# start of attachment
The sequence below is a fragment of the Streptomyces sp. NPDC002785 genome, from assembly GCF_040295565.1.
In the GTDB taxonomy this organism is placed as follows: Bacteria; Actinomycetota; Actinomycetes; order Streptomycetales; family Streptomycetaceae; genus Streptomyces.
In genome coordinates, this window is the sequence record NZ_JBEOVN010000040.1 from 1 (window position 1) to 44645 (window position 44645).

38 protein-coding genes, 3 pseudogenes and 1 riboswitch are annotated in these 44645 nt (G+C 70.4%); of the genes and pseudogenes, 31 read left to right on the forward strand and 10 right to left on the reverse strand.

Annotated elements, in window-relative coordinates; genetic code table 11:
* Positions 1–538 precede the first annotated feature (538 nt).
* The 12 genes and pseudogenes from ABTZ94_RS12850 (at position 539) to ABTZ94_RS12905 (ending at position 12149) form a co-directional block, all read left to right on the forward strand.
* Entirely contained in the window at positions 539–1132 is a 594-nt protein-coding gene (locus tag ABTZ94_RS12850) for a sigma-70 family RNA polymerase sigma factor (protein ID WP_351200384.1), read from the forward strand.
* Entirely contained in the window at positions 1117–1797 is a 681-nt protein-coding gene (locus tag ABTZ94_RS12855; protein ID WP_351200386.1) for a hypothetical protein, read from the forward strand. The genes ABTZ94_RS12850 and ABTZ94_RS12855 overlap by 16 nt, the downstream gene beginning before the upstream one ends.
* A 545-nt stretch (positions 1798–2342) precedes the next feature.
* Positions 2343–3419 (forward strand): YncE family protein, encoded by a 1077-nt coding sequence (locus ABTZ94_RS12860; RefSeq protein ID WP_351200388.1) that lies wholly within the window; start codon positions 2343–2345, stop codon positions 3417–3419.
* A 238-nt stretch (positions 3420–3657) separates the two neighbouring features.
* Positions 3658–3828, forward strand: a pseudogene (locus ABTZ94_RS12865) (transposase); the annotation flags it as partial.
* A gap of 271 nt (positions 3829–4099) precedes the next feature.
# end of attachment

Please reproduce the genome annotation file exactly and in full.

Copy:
The sequence below is a fragment of the Streptomyces sp. NPDC002785 genome, from assembly GCF_040295565.1.
In the GTDB taxonomy this organism is placed as follows: Bacteria; Actinomycetota; Actinomycetes; order Streptomycetales; family Streptomycetaceae; genus Streptomyces.
In genome coordinates, this window is the sequence record NZ_JBEOVN010000040.1 from 1 (window position 1) to 44645 (window position 44645).

38 protein-coding genes, 3 pseudogenes and 1 riboswitch are annotated in these 44645 nt (G+C 70.4%); of the genes and pseudogenes, 31 read left to right on the forward strand and 10 right to left on the reverse strand.

Annotated elements, in window-relative coordinates; genetic code table 11:
* Positions 1–538 precede the first annotated feature (538 nt).
* The 12 genes and pseudogenes from ABTZ94_RS12850 (at position 539) to ABTZ94_RS12905 (ending at position 12149) form a co-directional block, all read left to right on the forward strand.
* Entirely contained in the window at positions 539–1132 is a 594-nt protein-coding gene (locus tag ABTZ94_RS12850) for a sigma-70 family RNA polymerase sigma factor (protein ID WP_351200384.1), read from the forward strand.
* Entirely contained in the window at positions 1117–1797 is a 681-nt protein-coding gene (locus tag ABTZ94_RS12855; protein ID WP_351200386.1) for a hypothetical protein, read from the forward strand. The genes ABTZ94_RS12850 and ABTZ94_RS12855 overlap by 16 nt, the downstream gene beginning before the upstream one ends.
* A 545-nt stretch (positions 1798–2342) precedes the next feature.
* Positions 2343–3419 (forward strand): YncE family protein, encoded by a 1077-nt coding sequence (locus ABTZ94_RS12860; RefSeq protein ID WP_351200388.1) that lies wholly within the window; start codon positions 2343–2345, stop codon positions 3417–3419.
* A 238-nt stretch (positions 3420–3657) separates the two neighbouring features.
* Positions 3658–3828, forward strand: a pseudogene (locus ABTZ94_RS12865) (transposase); the annotation flags it as partial.
* A gap of 271 nt (positions 3829–4099) precedes the next feature.